Iran Sentences Academic Linked To Protests

Iran sentenced Iranian-American academic Kian Tajbakhsh to at least 12 years in prison for his role in protests after the country's disputed presidential election. Haleh Esfandiari, author of My Prison, My Home: One Woman's Story of Captivity in Iran, says Tajbakhsh, who grew up in the West, willingly returned to Iran.

Copyright © 2009 NPR. For personal, noncommercial use only. See Terms of Use. For other uses, prior permission required.


The White House has expressed its deepest regret and strong objection after Iran sentenced an Iranian-American scholar to at least 12 years in prison. He's Kian Tajbakhsh, 47 years old, a social scientist and urban planner who has taught at the New School in New York. He was arrested in Tehran on July 9th, accused of acting against national security. He was put on trial with more than 100 opposition figures and yesterday he received the longest prison term yet from that mass trial. The Iranian-American scholar Haleh Esfandiari has known Mr. Tajbakhsh and his work for many years. And they were in fact both imprisoned in Iran at the same time back in 2007, held for months and then released. Mrs. Esfandiari joins us to talk about this case. Thanks for being with us.

Ms. HALEH ESFANDIARI: Thank you for having me.

BLOCK: And I wonder if you could tell us about the Kian Tajbakhsh you know.

Ms. ESFANDIARI: I've known Kian for quite a number of years. He grew up in the West. So therefore, he brought for us the best of the two cultures. And you know, it was his own choice to go back to Iran and live in Iran because he had wonderful successful career at the New School. And at some stage I remember talking to him and he told me that he has decided to go back and live in Iran and work in Iran.

BLOCK: You were both held in the same prison, in Evin prison back in 2007, in solitary confinement. After you were released, did you talk to him about your experience there?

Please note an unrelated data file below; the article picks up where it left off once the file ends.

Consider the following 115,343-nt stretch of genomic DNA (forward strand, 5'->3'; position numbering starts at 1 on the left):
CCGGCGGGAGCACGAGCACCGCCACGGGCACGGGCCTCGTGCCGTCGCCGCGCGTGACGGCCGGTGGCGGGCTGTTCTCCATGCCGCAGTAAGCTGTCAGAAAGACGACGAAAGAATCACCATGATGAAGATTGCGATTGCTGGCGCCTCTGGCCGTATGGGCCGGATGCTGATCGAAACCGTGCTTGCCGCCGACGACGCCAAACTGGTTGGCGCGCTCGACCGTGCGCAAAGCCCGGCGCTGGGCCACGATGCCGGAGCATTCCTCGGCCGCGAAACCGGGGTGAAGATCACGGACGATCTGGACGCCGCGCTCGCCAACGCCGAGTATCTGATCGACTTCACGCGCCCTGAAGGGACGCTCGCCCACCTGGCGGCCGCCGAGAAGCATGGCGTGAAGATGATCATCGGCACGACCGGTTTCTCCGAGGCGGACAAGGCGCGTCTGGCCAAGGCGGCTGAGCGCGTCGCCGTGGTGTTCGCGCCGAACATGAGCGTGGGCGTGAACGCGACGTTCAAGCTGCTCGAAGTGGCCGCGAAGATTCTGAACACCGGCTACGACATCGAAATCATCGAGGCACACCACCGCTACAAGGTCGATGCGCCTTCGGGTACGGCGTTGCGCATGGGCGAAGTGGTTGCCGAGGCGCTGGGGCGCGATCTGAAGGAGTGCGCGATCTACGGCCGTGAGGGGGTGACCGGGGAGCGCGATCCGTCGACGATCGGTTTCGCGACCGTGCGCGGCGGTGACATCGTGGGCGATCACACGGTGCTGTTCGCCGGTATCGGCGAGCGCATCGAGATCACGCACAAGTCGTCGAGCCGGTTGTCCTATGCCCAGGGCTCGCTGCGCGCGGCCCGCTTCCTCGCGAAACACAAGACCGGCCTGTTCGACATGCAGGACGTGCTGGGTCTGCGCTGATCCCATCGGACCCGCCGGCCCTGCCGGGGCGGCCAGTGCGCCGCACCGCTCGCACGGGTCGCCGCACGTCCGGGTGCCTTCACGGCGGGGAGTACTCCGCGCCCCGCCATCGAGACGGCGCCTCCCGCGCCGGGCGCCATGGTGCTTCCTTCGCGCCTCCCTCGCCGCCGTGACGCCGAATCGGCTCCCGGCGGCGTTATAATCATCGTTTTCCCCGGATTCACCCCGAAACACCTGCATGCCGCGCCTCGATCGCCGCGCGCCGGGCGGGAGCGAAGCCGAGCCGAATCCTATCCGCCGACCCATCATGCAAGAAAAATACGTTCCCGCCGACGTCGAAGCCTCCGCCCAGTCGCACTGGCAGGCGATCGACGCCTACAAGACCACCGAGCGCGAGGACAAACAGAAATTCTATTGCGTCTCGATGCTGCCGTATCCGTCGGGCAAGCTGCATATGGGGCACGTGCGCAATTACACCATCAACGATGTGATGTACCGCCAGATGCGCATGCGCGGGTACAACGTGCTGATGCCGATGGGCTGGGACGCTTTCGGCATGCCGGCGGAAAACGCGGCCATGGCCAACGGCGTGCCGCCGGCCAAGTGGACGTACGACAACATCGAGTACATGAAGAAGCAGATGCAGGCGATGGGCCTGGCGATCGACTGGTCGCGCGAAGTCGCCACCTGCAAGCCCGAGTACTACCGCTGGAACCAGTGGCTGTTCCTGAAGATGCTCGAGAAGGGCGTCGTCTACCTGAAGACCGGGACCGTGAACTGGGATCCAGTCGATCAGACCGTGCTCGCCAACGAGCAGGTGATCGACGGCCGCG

Ms. ESFANDIARI: We met twice when he was in the United States very briefly, because Kian was released a month after I was released so I didn't see him in Iran. But when I saw him we both decided not to exchange prison memories and we - I just thanked him for sending me books because I would rely on Kian's books to spend my time in prison and that was really what we talked about. And we looked at the future rather than at the past. We both tried to bury those horrible memories of prison.

BLOCK: And then when you heard back in July that he had been arrested yet again after this crackdown on anti-government protestors, what were you thinking?

Ms. ESFANDIARI: I really was dumbstruck. I never believed that they would arrest him and charge him with the same accusations that they had leveled against him and against me in prison because I knew that Kian was keeping a low profile and he was not a member of the reformist movement. He was not part of any political activity or party. And he was just leading a very quiet life, translating books and writing books.

BLOCK: And what about the role of international pressure do you think on this case? Is the United States is doing enough to focus on human rights in Iran and the detention of dissidents and Mr. Tajbakhsh?

Ms. ESFANDIARI: There is never enough in these cases. I think the United States should do more in talking about human rights abuse in Iran. And they should ask their allies and their friends around the world to talk about these issues and ask the Iranian government to let all of them go and especially Kian.

BLOCK: Haleh Esfandiari, thank you very much for talking with us today.

Ms. ESFANDIARI: Thank you for having me.

BLOCK: Haleh Esfandiari is the author of "My Prison My Home: One Woman's Story Of Captivity In Iran." We were talking about Kian Tajbakhsh, sentenced yesterday to at least 12 years in prison in Iran.

Copyright © 2009 NPR. All rights reserved. No quotes from the materials contained herein may be used in any media without attribution to NPR. This transcript is provided for personal, noncommercial use only, pursuant to our Terms of Use. Any other use requires NPR's prior permission. Visit our permissions page for further information.

NPR transcripts are created on a rush deadline by a contractor for NPR, and accuracy and availability may vary. This text may not be in its final form and may be updated or revised in the future. Please be aware that the authoritative record of NPR's programming is the audio.



Please keep your community civil. All comments must follow the Community rules and terms of use, and will be moderated prior to posting. NPR reserves the right to use the comments we receive, in whole or in part, and to use the commenter's name and location, in any medium. See also the Terms of Use, Privacy Policy and Community FAQ.

Support comes from: